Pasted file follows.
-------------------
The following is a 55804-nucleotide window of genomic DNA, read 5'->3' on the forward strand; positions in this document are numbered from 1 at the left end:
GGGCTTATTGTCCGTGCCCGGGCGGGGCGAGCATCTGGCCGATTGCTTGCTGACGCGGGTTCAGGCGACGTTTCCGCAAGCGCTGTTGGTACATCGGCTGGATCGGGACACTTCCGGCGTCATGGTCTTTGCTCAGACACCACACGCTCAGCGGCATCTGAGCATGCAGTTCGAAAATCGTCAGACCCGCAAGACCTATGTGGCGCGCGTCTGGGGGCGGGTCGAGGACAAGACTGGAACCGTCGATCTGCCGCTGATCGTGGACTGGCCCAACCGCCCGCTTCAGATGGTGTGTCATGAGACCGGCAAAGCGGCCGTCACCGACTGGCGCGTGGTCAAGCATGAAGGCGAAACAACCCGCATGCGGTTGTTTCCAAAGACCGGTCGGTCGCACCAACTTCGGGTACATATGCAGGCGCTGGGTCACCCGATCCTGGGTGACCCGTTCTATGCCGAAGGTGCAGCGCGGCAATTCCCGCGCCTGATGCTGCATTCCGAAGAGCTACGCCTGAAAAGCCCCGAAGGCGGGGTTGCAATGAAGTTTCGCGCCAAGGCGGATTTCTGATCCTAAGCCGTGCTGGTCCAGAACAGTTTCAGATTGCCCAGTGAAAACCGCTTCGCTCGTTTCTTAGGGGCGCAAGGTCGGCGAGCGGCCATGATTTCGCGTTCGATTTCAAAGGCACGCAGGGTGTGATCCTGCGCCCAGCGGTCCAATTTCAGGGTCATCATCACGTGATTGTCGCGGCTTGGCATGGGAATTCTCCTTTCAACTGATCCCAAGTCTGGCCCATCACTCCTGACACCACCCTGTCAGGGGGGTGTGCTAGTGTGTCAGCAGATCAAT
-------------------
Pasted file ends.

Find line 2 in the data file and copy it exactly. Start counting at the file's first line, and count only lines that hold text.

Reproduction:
GGGCTTATTGTCCGTGCCCGGGCGGGGCGAGCATCTGGCCGATTGCTTGCTGACGCGGGTTCAGGCGACGTTTCCGCAAGCGCTGTTGGTACATCGGCTGGATCGGGACACTTCCGGCGTCATGGTCTTTGCTCAGACACCACACGCTCAGCGGCATCTGAGCATGCAGTTCGAAAATCGTCAGACCCGCAAGACCTATGTGGCGCGCGTCTGGGGGCGGGTCGAGGACAAGACTGGAACCGTCGATCTGCCGCTGATCGTGGACTGGCCCAACCGCCCGCTTCAGATGGTGTGTCATGAGACCGGCAAAGCGGCCGTCACCGACTGGCGCGTGGTCAAGCATGAAGGCGAAACAACCCGCATGCGGTTGTTTCCAAAGACCGGTCGGTCGCACCAACTTCGGGTACATATGCAGGCGCTGGGTCACCCGATCCTGGGTGACCCGTTCTATGCCGAAGGTGCAGCGCGGCAATTCCCGCGCCTGATGCTGCATTCCGAAGAGCTACGCCTGAAAAGCCCCGAAGGCGGGGTTGCAATGAAGTTTCGCGCCAAGGCGGATTTCTGATCCTAAGCCGTGCTGGTCCAGAACAGTTTCAGATTGCCCAGTGAAAACCGCTTCGCTCGTTTCTTAGGGGCGCAAGGTCGGCGAGCGGCCATGATTTCGCGTTCGATTTCAAAGGCACGCAGGGTGTGATCCTGCGCCCAGCGGTCCAATTTCAGGGTCATCATCACGTGATTGTCGCGGCTTGGCATGGGAATTCTCCTTTCAACTGATCCCAAGTCTGGCCCATCACTCCTGACACCACCCTGTCAGGGGGGTGTGCTAGTGTGTCAGCAGATCAAT